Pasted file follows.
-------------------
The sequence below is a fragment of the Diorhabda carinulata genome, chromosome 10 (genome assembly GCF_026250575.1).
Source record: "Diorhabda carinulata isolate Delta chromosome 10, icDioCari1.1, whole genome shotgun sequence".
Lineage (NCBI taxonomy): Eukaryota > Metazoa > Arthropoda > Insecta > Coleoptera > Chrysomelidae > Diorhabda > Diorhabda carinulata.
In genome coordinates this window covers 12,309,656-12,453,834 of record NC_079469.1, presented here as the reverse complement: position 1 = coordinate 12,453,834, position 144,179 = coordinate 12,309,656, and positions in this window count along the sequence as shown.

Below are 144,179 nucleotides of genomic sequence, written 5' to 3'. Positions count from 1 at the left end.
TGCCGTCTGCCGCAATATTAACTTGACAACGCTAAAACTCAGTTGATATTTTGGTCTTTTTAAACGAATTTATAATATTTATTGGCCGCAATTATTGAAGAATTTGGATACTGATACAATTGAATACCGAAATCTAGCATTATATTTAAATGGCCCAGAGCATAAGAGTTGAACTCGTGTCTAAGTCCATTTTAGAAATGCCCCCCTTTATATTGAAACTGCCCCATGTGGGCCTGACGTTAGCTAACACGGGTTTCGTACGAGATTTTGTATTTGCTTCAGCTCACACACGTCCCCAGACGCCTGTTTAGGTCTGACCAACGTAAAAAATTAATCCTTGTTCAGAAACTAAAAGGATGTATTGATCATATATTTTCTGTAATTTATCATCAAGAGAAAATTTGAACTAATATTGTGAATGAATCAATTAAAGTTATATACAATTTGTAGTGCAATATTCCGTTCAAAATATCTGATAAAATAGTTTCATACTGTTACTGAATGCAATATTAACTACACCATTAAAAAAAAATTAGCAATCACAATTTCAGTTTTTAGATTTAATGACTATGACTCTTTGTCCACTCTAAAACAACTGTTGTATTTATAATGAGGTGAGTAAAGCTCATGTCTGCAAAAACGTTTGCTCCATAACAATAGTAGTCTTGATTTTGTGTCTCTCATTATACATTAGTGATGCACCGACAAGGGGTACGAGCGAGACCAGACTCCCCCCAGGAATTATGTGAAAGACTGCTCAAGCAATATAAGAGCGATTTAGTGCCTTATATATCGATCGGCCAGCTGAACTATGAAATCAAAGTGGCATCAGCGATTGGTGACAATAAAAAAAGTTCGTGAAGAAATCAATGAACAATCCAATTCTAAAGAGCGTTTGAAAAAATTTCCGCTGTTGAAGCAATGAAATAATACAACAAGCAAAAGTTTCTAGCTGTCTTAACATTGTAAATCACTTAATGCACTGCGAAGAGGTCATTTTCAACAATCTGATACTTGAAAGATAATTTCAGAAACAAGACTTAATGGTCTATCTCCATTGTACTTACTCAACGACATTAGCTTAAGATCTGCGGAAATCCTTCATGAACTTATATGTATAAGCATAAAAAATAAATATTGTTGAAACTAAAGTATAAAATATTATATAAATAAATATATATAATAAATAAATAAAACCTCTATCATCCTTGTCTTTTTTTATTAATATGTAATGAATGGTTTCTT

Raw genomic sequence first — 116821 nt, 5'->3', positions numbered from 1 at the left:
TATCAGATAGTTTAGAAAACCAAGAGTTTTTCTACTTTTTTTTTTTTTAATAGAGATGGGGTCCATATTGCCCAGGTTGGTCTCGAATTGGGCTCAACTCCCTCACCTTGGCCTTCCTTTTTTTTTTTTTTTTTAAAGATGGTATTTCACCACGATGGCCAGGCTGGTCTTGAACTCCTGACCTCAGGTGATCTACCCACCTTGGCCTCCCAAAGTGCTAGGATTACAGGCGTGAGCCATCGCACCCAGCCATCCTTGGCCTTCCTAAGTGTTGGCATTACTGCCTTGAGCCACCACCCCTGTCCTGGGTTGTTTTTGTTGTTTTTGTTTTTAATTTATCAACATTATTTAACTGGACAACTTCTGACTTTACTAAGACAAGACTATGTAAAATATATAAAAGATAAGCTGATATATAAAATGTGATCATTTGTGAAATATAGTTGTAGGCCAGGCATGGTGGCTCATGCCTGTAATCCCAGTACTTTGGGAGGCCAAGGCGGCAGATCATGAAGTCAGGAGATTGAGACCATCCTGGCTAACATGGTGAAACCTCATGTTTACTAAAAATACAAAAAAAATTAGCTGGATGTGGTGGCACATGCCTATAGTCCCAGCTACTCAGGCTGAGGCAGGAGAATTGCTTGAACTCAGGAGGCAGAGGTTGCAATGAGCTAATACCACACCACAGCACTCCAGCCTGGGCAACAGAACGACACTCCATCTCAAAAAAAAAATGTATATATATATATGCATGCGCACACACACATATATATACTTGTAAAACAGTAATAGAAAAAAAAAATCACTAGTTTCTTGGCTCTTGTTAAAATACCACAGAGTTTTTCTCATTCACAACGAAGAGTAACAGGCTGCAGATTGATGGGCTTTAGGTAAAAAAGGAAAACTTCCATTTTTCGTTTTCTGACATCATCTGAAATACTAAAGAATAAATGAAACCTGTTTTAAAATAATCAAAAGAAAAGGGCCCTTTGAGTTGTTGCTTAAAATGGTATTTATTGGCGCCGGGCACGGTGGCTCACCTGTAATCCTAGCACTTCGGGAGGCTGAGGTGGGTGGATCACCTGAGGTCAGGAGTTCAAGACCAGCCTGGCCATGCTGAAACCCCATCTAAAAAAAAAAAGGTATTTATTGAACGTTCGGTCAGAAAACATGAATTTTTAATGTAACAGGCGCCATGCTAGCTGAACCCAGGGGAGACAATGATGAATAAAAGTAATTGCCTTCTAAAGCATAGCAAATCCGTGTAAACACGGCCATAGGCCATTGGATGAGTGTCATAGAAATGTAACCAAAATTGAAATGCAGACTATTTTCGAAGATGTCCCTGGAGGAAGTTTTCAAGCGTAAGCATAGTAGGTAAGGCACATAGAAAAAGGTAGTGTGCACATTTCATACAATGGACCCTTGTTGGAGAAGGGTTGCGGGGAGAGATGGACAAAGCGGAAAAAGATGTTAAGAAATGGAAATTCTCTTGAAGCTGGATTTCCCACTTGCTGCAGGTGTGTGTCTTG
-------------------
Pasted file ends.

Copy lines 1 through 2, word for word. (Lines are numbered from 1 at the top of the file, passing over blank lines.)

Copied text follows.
The sequence below is a fragment of the Diorhabda carinulata genome, chromosome 10 (genome assembly GCF_026250575.1).
Source record: "Diorhabda carinulata isolate Delta chromosome 10, icDioCari1.1, whole genome shotgun sequence".